Jackie, Janet & Lee: The Secret Lives of Janet Auchincloss and Her Daughters, Jacqueline Kennedy Onassis and Lee Radziwill | Page 1 of 251

Author: J. Randy Taraborrelli | Submitted by: Maria Garcia | 2565 Views | Add a Review

Few books are only available in 'with images' version.

Begin Reading

Table of Contents

About the Author

Photos

Copyright Page

Thank you for buying this

St. Martin’s Press ebook.

To receive special offers, bonus content,

and info on new releases and other great reads,

sign up for our newsletters.

Or visit us online at

us.macmillan.com/newslettersignup

For email updates on the author, click here.

The author and publisher have provided this e-book to you for your personal use only. You may not make this e-book publicly available in any way.

Copyright infringement is against the law. If you believe the copy of this e-book you are reading infringes on the author’s copyright, please notify the publisher at: us.macmillanusa.com/piracy.

To my parents, Rocco and Rose Marie Taraborrelli

I have fought the good fight. I have finished the course. I have kept the faith.

—PAUL THE APOSTLE

Prologue

March 15, 1961. The White House.

It was an evening Janet Auchincloss would never forget, the kind that made her wonder whose life she was living, because it certainly didn’t seem like her own. Wearing a beige silk dress with a delicately jeweled bodice, pearls at her neck, and a fine emerald pin on her shoulder, Janet, with her husband, Hugh, walked into the State Dining Room and stood in stunned silence. Before them was a sea of people in formal wear seated at round tables, seven at each, in chairs covered in yellow, brown, and raspberry-colored silk. The tables were draped in gold cloth with simple yet elegant centerpieces of yellow-and-white hydrangeas, freesia, peonies, a sprig of tangerines, and two perfectly placed, tapered white candles. The flatware was antique vermeil. The room itself was also stunning, adorned tastefully in an eighteenth-century Louis XVI style with pale yellow walls, gold silk drapes, and crisp white molding. As a small string quartet softly played, people milled about searching for their place settings while chatting happily among themselves.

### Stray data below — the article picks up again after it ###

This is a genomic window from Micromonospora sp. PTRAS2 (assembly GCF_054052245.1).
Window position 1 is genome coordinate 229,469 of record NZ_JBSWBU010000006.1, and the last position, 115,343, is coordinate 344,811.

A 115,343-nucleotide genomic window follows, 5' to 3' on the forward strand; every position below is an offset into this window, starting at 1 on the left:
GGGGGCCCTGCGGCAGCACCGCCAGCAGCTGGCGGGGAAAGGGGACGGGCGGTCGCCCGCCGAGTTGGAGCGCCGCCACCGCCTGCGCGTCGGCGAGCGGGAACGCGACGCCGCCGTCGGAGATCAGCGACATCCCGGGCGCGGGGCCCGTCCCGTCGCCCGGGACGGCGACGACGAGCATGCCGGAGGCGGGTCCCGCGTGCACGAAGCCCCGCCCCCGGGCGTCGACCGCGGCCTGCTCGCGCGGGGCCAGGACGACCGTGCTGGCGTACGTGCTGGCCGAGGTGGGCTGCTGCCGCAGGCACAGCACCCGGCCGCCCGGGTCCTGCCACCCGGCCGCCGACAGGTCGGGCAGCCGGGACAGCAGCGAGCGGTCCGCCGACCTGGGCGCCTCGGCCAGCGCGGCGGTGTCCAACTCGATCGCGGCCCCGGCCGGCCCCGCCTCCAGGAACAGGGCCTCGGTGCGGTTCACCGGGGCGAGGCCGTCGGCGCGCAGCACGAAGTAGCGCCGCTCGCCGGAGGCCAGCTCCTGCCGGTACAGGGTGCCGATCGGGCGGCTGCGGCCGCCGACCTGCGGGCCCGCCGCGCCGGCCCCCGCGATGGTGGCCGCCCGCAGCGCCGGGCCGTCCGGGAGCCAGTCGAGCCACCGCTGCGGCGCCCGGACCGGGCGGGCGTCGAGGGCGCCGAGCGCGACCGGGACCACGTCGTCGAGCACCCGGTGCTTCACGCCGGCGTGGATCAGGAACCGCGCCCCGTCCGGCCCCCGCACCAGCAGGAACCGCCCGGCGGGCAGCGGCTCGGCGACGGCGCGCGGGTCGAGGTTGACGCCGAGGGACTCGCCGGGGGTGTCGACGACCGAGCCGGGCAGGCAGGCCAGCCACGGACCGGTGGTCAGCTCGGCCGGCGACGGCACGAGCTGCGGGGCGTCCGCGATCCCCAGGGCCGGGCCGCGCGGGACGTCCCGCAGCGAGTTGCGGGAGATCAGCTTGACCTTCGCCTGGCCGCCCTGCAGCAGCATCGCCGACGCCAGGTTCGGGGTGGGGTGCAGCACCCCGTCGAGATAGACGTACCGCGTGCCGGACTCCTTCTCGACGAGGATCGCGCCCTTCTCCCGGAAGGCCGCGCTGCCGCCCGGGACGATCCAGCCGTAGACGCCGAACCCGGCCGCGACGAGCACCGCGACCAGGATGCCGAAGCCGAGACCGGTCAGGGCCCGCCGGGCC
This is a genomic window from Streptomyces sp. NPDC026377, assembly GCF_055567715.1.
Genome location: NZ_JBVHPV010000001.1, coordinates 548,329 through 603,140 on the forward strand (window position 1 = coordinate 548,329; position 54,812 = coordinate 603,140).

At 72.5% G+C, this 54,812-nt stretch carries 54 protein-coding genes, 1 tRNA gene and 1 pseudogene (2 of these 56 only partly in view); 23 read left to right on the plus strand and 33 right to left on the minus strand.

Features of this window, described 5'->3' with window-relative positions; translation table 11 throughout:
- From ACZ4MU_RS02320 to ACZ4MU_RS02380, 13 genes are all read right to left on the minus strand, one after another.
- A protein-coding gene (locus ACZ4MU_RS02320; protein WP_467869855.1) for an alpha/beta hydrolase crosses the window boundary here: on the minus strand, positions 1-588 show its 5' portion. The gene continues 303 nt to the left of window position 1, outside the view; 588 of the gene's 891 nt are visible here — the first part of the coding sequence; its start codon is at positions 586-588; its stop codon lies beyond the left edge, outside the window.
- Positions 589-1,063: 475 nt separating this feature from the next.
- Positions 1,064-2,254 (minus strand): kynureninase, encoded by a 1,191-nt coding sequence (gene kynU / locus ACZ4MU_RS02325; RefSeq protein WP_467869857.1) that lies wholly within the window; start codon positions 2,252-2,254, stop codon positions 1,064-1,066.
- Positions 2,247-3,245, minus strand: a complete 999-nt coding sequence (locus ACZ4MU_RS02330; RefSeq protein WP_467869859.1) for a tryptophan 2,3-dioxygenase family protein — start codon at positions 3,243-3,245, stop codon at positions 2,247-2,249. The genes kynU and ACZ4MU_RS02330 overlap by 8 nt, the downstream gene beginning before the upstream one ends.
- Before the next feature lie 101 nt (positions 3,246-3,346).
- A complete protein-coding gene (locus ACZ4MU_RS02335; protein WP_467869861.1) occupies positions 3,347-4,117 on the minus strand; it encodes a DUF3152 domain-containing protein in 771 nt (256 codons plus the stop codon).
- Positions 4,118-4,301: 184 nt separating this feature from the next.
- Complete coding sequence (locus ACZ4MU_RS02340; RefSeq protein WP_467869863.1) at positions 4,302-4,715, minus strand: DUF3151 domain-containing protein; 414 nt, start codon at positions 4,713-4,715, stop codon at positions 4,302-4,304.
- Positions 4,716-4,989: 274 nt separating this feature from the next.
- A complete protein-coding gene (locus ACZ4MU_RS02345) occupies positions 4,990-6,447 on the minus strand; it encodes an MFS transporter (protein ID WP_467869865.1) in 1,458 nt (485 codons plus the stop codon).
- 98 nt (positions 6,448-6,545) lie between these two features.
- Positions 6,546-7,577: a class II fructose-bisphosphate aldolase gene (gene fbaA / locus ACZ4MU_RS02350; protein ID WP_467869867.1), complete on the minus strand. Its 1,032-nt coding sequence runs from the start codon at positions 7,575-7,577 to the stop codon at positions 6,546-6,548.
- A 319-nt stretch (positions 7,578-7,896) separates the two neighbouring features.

As Janet would later recall, it took a minute or so for her to focus on the seventy-plus guests before she realized that most of them were relatives and personal friends. Continuing to survey the room, she saw one animated young woman trying to flag her down. It was her daughter Lee. Janet made a beeline for her. After an embrace, Lee took her mother by the hand to the table where she was seated with her husband, Prince Stanislaw Radziwill—known to all as “Stas.” Hugh, impeccably tailored in a gray-and-white tuxedo, greeted his stepdaughter with a warm hug and Stas with a firm handshake.

As everyone enjoyed one another’s company, the anticipation in the cavernous dining room continued to build. Finally, a stately-looking gentleman went to a microphone and, with great pomposity, announced,

“Ladies and gentlemen, the President of the United States, John Fitzgerald

Kennedy, and the First Lady, Jacqueline Kennedy.” At that point, everyone rose and applauded as the first couple made their way slowly through the dining room, smiling, shaking hands, and graciously greeting guests.

Janet’s oldest daughter, Jacqueline—Jackie—was a real beauty, her ink-black short hair in a glossy yet simple coif, her angular face clear and luminous as if carved from polished marble. She had prominent cheekbones and dark eyes set far apart. Her teeth weren’t perfectly aligned, but her smile was appealing just the same, as if that one flaw lent humanity to her goddess-like quality.

Love and pride lit up Janet’s face as Jackie reached out to her and kissed her on the cheek. Jackie then embraced Hugh and Stas, saving her sister for last. Smiling, she and Lee joined hands, holding each other at arm’s length to compliment their fashion choices—Jackie in white sleeveless organza, Lee in flowing red silk—before finally hugging each other.

Janet knew the evening was one Jackie had planned especially for Lee because Lee hadn’t been well. She’d had a difficult time giving birth about six months earlier, which had debilitated her to the point where she’d not even been able to attend the inauguration of President Kennedy. Making things all the more difficult for her, Lee was now living in Europe with Stas, an ocean separating her from her beloved family members. These days, she seemed muted, sad.

Book With Images - Best Experience on Desktop

Comments

user comment image
Alice
Great book, nicely written and thank you BooksVooks for uploading

Share your Thoughts for Jackie, Janet & Lee: The Secret Lives of Janet Auchincloss and Her Daughters, Jacqueline Kennedy Onassis and Lee Radziwill

500+ SHARES Facebook Twitter Reddit Google LinkedIn Email
Share Button